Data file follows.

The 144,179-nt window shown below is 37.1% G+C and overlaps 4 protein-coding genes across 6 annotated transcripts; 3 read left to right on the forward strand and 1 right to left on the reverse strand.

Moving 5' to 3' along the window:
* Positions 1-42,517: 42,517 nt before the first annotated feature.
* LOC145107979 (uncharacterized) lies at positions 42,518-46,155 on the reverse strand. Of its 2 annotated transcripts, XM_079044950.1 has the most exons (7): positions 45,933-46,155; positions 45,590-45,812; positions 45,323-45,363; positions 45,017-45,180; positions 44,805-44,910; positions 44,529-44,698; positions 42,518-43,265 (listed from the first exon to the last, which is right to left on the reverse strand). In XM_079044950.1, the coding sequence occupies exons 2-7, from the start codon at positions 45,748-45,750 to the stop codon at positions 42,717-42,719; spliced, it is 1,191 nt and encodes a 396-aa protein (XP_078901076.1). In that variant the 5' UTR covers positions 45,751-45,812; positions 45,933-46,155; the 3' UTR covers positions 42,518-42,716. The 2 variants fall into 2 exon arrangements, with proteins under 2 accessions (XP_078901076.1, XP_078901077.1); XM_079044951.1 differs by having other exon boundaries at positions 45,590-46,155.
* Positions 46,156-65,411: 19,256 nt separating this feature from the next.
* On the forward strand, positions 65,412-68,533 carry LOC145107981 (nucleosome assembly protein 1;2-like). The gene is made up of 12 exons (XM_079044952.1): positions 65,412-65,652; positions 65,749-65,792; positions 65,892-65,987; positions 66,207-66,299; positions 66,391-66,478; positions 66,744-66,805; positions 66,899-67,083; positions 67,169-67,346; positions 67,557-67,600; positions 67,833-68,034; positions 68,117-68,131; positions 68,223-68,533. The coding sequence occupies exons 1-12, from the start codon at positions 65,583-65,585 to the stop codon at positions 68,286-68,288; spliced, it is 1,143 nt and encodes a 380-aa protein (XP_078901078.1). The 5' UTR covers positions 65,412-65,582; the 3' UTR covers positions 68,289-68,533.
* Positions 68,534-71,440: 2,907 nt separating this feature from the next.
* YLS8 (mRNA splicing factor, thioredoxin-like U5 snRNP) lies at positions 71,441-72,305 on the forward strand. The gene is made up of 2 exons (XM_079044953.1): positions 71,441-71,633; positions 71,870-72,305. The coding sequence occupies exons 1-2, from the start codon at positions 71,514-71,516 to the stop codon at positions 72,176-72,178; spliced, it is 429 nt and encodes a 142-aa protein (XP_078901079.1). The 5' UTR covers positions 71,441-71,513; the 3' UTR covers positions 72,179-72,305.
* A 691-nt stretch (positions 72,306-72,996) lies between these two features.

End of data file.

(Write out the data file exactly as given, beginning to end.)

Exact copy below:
The 144,179-nt window shown below is 37.1% G+C and overlaps 4 protein-coding genes across 6 annotated transcripts; 3 read left to right on the forward strand and 1 right to left on the reverse strand.

Moving 5' to 3' along the window:
* Positions 1-42,517: 42,517 nt before the first annotated feature.
* LOC145107979 (uncharacterized) lies at positions 42,518-46,155 on the reverse strand. Of its 2 annotated transcripts, XM_079044950.1 has the most exons (7): positions 45,933-46,155; positions 45,590-45,812; positions 45,323-45,363; positions 45,017-45,180; positions 44,805-44,910; positions 44,529-44,698; positions 42,518-43,265 (listed from the first exon to the last, which is right to left on the reverse strand). In XM_079044950.1, the coding sequence occupies exons 2-7, from the start codon at positions 45,748-45,750 to the stop codon at positions 42,717-42,719; spliced, it is 1,191 nt and encodes a 396-aa protein (XP_078901076.1). In that variant the 5' UTR covers positions 45,751-45,812; positions 45,933-46,155; the 3' UTR covers positions 42,518-42,716. The 2 variants fall into 2 exon arrangements, with proteins under 2 accessions (XP_078901076.1, XP_078901077.1); XM_079044951.1 differs by having other exon boundaries at positions 45,590-46,155.
* Positions 46,156-65,411: 19,256 nt separating this feature from the next.
* On the forward strand, positions 65,412-68,533 carry LOC145107981 (nucleosome assembly protein 1;2-like). The gene is made up of 12 exons (XM_079044952.1): positions 65,412-65,652; positions 65,749-65,792; positions 65,892-65,987; positions 66,207-66,299; positions 66,391-66,478; positions 66,744-66,805; positions 66,899-67,083; positions 67,169-67,346; positions 67,557-67,600; positions 67,833-68,034; positions 68,117-68,131; positions 68,223-68,533. The coding sequence occupies exons 1-12, from the start codon at positions 65,583-65,585 to the stop codon at positions 68,286-68,288; spliced, it is 1,143 nt and encodes a 380-aa protein (XP_078901078.1). The 5' UTR covers positions 65,412-65,582; the 3' UTR covers positions 68,289-68,533.
* Positions 68,534-71,440: 2,907 nt separating this feature from the next.
* YLS8 (mRNA splicing factor, thioredoxin-like U5 snRNP) lies at positions 71,441-72,305 on the forward strand. The gene is made up of 2 exons (XM_079044953.1): positions 71,441-71,633; positions 71,870-72,305. The coding sequence occupies exons 1-2, from the start codon at positions 71,514-71,516 to the stop codon at positions 72,176-72,178; spliced, it is 429 nt and encodes a 142-aa protein (XP_078901079.1). The 5' UTR covers positions 71,441-71,513; the 3' UTR covers positions 72,179-72,305.
* A 691-nt stretch (positions 72,306-72,996) lies between these two features.